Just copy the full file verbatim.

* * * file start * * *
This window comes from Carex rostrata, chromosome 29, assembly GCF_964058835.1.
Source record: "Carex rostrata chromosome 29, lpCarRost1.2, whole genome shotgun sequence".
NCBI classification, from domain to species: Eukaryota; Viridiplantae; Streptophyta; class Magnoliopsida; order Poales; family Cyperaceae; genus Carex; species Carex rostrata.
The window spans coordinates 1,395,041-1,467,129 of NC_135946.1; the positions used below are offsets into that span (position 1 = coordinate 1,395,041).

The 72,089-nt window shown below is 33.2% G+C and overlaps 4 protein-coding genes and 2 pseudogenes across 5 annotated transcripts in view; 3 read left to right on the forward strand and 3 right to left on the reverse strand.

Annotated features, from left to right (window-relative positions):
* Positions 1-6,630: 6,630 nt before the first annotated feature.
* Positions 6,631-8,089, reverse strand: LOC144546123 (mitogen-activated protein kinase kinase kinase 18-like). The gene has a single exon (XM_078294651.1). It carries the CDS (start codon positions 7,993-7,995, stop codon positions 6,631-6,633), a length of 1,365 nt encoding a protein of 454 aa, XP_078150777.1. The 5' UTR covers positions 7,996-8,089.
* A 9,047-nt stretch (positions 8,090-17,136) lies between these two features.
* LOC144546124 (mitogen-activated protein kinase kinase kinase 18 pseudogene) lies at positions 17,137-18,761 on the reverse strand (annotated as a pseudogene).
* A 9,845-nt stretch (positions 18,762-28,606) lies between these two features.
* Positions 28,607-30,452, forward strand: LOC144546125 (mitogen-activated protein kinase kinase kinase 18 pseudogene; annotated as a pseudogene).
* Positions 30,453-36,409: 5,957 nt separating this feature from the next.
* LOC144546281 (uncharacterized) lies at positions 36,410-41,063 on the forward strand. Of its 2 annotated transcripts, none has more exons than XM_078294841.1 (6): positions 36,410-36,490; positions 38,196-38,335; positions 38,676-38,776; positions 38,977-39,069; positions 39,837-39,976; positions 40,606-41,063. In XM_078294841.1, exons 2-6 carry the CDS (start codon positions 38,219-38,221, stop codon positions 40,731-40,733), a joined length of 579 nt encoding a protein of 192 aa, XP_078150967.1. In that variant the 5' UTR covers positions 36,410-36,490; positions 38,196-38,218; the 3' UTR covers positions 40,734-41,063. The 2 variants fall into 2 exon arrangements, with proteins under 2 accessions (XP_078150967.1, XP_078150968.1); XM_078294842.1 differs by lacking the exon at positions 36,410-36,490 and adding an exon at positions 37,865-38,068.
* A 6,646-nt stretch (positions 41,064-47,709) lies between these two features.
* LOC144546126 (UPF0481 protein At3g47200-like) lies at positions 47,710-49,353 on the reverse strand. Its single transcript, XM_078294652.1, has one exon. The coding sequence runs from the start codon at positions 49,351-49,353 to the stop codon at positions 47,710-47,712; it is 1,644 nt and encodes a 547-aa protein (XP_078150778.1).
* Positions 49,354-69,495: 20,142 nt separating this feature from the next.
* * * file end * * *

This window comes from Carex rostrata, chromosome 29, assembly GCF_964058835.1.
Source record: "Carex rostrata chromosome 29, lpCarRost1.2, whole genome shotgun sequence".
NCBI classification, from domain to species: Eukaryota; Viridiplantae; Streptophyta; class Magnoliopsida; order Poales; family Cyperaceae; genus Carex; species Carex rostrata.
The window spans coordinates 1,395,041-1,467,129 of NC_135946.1; the positions used below are offsets into that span (position 1 = coordinate 1,395,041).

The 72,089-nt window shown below is 33.2% G+C and overlaps 4 protein-coding genes and 2 pseudogenes across 5 annotated transcripts in view; 3 read left to right on the forward strand and 3 right to left on the reverse strand.

Annotated features, from left to right (window-relative positions):
* Positions 1-6,630: 6,630 nt before the first annotated feature.
* Positions 6,631-8,089, reverse strand: LOC144546123 (mitogen-activated protein kinase kinase kinase 18-like). The gene has a single exon (XM_078294651.1). It carries the CDS (start codon positions 7,993-7,995, stop codon positions 6,631-6,633), a length of 1,365 nt encoding a protein of 454 aa, XP_078150777.1. The 5' UTR covers positions 7,996-8,089.
* A 9,047-nt stretch (positions 8,090-17,136) lies between these two features.
* LOC144546124 (mitogen-activated protein kinase kinase kinase 18 pseudogene) lies at positions 17,137-18,761 on the reverse strand (annotated as a pseudogene).
* A 9,845-nt stretch (positions 18,762-28,606) lies between these two features.
* Positions 28,607-30,452, forward strand: LOC144546125 (mitogen-activated protein kinase kinase kinase 18 pseudogene; annotated as a pseudogene).
* Positions 30,453-36,409: 5,957 nt separating this feature from the next.
* LOC144546281 (uncharacterized) lies at positions 36,410-41,063 on the forward strand. Of its 2 annotated transcripts, none has more exons than XM_078294841.1 (6): positions 36,410-36,490; positions 38,196-38,335; positions 38,676-38,776; positions 38,977-39,069; positions 39,837-39,976; positions 40,606-41,063. In XM_078294841.1, exons 2-6 carry the CDS (start codon positions 38,219-38,221, stop codon positions 40,731-40,733), a joined length of 579 nt encoding a protein of 192 aa, XP_078150967.1. In that variant the 5' UTR covers positions 36,410-36,490; positions 38,196-38,218; the 3' UTR covers positions 40,734-41,063. The 2 variants fall into 2 exon arrangements, with proteins under 2 accessions (XP_078150967.1, XP_078150968.1); XM_078294842.1 differs by lacking the exon at positions 36,410-36,490 and adding an exon at positions 37,865-38,068.
* A 6,646-nt stretch (positions 41,064-47,709) lies between these two features.
* LOC144546126 (UPF0481 protein At3g47200-like) lies at positions 47,710-49,353 on the reverse strand. Its single transcript, XM_078294652.1, has one exon. The coding sequence runs from the start codon at positions 49,351-49,353 to the stop codon at positions 47,710-47,712; it is 1,644 nt and encodes a 547-aa protein (XP_078150778.1).
* Positions 49,354-69,495: 20,142 nt separating this feature from the next.